UNBOXING “MENTAL COMFORT” WITH STUDENTS

Zachary Cain, BHP Teacher
Illinois, USA

WhyLieHeader


This post is part of a series addressing a BIG question: “Why Lie?”

There’s a lot of talk about “fake news” these days. “Why Lie?” is a response to questions this problem surfaces: Statements and beliefs are debunked all the time—why did we believe them in the first place? When something is at odds with our belief system or point of view, why do we see it as a falsehood and ignore it? As teachers, how do we help students decide what to believe?em>

We kicked off the “Why Lie?” series with an extended post by James Paul Gee – an expert in learning, language, and literacy. Give it a read—it’s well worth your time.

We then asked Big History teachers to react and respond to Jim’s post in our online teacher community: How does the post reinforce or extend BHP themes? How would you use it in your classroom? (We received many exceptional responses: view here.) The submission of BHP teacher Zachary Cain caught our attention. He expertly wove Jim’s post into his classroom instruction, using it to push student thinking on origin stories in Unit 1.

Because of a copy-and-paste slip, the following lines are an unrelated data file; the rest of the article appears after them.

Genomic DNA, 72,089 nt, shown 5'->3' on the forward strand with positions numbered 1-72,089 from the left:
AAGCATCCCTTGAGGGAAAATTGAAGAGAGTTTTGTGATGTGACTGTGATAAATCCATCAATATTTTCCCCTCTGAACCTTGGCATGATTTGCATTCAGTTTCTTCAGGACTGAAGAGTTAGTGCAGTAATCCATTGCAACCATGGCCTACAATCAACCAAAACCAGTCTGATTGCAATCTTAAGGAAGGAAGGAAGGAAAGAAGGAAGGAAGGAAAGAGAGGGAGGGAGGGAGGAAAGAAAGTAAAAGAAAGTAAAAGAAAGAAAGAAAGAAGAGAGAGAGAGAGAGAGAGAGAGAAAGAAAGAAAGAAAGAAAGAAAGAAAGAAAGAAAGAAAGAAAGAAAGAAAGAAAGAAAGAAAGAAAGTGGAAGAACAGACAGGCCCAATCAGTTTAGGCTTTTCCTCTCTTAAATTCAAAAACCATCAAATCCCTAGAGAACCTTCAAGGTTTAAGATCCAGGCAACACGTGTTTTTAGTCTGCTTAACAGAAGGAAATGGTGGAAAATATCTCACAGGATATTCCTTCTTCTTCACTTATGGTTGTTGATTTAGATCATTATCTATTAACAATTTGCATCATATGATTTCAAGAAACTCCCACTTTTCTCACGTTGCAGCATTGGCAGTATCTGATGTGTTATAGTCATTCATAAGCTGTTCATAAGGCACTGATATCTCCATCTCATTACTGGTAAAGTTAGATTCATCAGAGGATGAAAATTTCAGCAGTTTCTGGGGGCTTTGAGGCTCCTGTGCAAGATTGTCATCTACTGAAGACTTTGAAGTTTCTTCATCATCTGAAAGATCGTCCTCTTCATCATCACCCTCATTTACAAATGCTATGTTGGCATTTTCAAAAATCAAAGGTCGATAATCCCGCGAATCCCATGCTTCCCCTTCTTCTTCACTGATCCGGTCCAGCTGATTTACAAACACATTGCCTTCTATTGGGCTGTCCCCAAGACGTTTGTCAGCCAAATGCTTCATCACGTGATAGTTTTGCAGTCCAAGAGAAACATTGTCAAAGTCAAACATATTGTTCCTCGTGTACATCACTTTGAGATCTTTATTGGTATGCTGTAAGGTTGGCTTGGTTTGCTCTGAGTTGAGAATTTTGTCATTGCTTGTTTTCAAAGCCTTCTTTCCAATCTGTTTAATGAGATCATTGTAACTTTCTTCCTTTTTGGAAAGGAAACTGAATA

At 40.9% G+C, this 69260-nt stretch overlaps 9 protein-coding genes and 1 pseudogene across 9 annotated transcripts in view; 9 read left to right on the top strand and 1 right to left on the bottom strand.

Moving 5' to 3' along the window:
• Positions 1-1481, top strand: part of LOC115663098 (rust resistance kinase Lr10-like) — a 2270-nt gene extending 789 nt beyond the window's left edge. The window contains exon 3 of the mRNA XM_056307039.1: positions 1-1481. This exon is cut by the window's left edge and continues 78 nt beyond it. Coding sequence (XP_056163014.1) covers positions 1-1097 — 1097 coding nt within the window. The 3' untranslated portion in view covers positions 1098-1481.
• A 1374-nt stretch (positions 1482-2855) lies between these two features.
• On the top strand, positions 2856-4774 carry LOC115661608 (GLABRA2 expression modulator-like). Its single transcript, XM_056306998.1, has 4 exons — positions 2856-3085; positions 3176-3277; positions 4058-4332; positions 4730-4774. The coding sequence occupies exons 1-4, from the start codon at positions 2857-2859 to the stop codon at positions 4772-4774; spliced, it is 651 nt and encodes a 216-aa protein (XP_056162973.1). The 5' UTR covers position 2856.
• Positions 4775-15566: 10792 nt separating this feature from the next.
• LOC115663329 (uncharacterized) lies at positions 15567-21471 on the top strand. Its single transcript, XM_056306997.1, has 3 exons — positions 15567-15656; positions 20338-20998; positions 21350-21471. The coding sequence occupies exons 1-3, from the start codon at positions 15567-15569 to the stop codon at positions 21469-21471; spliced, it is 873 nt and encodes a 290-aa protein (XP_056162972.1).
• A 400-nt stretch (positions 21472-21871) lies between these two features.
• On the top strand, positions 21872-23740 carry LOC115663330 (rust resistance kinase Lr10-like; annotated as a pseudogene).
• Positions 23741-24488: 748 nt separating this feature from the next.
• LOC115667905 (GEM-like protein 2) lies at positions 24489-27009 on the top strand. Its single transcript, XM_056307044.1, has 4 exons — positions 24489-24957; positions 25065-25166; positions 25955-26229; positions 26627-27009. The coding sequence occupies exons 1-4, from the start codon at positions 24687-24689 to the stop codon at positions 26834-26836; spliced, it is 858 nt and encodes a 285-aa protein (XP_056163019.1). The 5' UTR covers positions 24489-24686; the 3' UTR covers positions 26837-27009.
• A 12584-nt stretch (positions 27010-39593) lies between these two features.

We’d love to hear your thoughts on Jim and Zach’s posts, and as related to your own instruction. Join the discussion here.


UNBOXING “MENTAL COMFORT” WITH STUDENTS

After digesting the blog post “Learning and Thriving in a Complex World,” by Dr. James Paul Gee, I wanted to share some highlights with my students as we began our BHP journey into origin stories. I began by asking students two simple questions: “What is an origin story?” and “What is an example of an origin story?” These are relatively easy questions for sixth graders to understand, but I wanted them to go deeper, so I asked them, “Why did people develop origin stories?” and “How did the stories come to be accepted?”

As a class, we talked at length about how Homo sapiens have not only been afforded the luxury of being an inquisitive species able to collectively pass on their knowledge from one generation to the next, but a species that has the time and resources to devote itself to thinking about how and why we are here on Earth. This brought us to one of Dr. Gee’s points about mental comfort and why we may be reluctant to test or even question why we believe or accept something.

According to Cody C. Delistraty in his article in The Atlantic, “Stories can be a way for humans to feel that we have control over the world. They allow people to see patterns where there is chaos, meaning where there is randomness. Humans are inclined to see narratives where there are none because it can afford meaning to our lives—a form of existential problem-solving.”